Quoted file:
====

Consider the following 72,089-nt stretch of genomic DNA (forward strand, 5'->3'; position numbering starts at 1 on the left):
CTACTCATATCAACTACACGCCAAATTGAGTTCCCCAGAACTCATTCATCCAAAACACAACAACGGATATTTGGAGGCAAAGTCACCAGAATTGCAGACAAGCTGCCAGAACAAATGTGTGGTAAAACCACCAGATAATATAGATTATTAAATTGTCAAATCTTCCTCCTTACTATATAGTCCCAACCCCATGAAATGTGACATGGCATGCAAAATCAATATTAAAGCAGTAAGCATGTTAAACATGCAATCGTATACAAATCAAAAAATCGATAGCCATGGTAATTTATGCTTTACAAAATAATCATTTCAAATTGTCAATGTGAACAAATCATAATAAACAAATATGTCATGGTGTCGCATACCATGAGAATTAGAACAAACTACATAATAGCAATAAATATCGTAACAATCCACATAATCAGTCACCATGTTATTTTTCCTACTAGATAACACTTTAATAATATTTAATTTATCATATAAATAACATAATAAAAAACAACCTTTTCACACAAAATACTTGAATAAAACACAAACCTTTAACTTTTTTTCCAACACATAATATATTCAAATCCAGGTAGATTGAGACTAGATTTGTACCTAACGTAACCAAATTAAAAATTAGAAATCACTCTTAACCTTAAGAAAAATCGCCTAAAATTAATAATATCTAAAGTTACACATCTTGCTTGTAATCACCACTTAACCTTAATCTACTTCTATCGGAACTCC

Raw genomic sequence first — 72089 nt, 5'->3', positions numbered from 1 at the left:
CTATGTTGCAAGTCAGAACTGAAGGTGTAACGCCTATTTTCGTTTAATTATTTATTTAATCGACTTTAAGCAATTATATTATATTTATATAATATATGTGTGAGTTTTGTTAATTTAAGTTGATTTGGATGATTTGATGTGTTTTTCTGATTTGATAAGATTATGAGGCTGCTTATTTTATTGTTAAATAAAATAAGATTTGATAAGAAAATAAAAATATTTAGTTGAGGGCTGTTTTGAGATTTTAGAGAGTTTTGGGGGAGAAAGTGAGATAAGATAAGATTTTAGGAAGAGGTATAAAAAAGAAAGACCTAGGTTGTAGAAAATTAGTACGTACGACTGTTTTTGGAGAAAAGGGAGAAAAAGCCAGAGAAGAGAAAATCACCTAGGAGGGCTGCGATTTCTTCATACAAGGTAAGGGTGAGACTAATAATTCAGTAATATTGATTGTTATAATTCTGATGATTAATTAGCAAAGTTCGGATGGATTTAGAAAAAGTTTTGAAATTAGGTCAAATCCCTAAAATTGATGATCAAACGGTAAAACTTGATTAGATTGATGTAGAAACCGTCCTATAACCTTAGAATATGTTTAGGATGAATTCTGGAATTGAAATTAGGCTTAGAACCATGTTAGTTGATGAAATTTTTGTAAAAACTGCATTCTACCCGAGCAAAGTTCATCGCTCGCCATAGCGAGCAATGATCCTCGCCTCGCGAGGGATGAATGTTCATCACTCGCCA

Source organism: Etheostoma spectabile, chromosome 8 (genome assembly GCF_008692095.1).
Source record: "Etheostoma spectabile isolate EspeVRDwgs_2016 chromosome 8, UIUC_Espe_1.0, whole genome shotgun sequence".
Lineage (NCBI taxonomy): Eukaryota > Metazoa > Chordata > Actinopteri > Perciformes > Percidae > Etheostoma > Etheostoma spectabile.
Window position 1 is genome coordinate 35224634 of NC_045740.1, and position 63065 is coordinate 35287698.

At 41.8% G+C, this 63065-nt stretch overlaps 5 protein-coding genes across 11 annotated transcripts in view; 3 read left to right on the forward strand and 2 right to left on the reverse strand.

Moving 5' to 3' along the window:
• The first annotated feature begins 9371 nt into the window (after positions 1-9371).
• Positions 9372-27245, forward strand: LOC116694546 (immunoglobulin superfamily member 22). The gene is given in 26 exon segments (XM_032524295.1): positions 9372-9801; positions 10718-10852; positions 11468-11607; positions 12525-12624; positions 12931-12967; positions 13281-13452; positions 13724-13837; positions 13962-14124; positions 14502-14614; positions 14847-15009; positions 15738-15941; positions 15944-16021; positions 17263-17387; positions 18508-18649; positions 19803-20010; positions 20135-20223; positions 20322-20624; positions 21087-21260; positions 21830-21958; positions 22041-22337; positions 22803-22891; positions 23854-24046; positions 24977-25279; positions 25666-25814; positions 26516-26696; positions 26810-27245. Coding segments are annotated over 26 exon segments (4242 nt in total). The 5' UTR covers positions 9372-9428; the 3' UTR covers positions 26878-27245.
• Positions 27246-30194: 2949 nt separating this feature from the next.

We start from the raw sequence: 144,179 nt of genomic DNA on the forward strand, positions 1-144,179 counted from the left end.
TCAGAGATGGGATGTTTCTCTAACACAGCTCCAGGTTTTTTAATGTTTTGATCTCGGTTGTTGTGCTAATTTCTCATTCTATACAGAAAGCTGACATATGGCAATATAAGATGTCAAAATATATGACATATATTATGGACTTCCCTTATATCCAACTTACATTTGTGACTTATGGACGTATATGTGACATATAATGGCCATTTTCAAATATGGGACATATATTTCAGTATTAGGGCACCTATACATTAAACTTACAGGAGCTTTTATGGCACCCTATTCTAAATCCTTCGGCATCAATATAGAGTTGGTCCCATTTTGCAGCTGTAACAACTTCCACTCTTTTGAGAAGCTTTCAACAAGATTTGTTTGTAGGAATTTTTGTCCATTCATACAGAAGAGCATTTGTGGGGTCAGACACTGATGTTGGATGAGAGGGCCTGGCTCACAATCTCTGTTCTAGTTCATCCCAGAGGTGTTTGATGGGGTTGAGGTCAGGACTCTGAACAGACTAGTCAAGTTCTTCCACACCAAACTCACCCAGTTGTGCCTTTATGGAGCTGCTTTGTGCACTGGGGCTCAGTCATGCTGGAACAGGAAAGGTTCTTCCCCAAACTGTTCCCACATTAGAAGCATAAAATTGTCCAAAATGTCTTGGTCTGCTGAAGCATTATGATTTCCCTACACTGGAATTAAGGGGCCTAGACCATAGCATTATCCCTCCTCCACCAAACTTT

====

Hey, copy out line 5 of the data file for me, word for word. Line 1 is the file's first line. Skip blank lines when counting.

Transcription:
Source organism: Etheostoma spectabile, chromosome 8 (genome assembly GCF_008692095.1).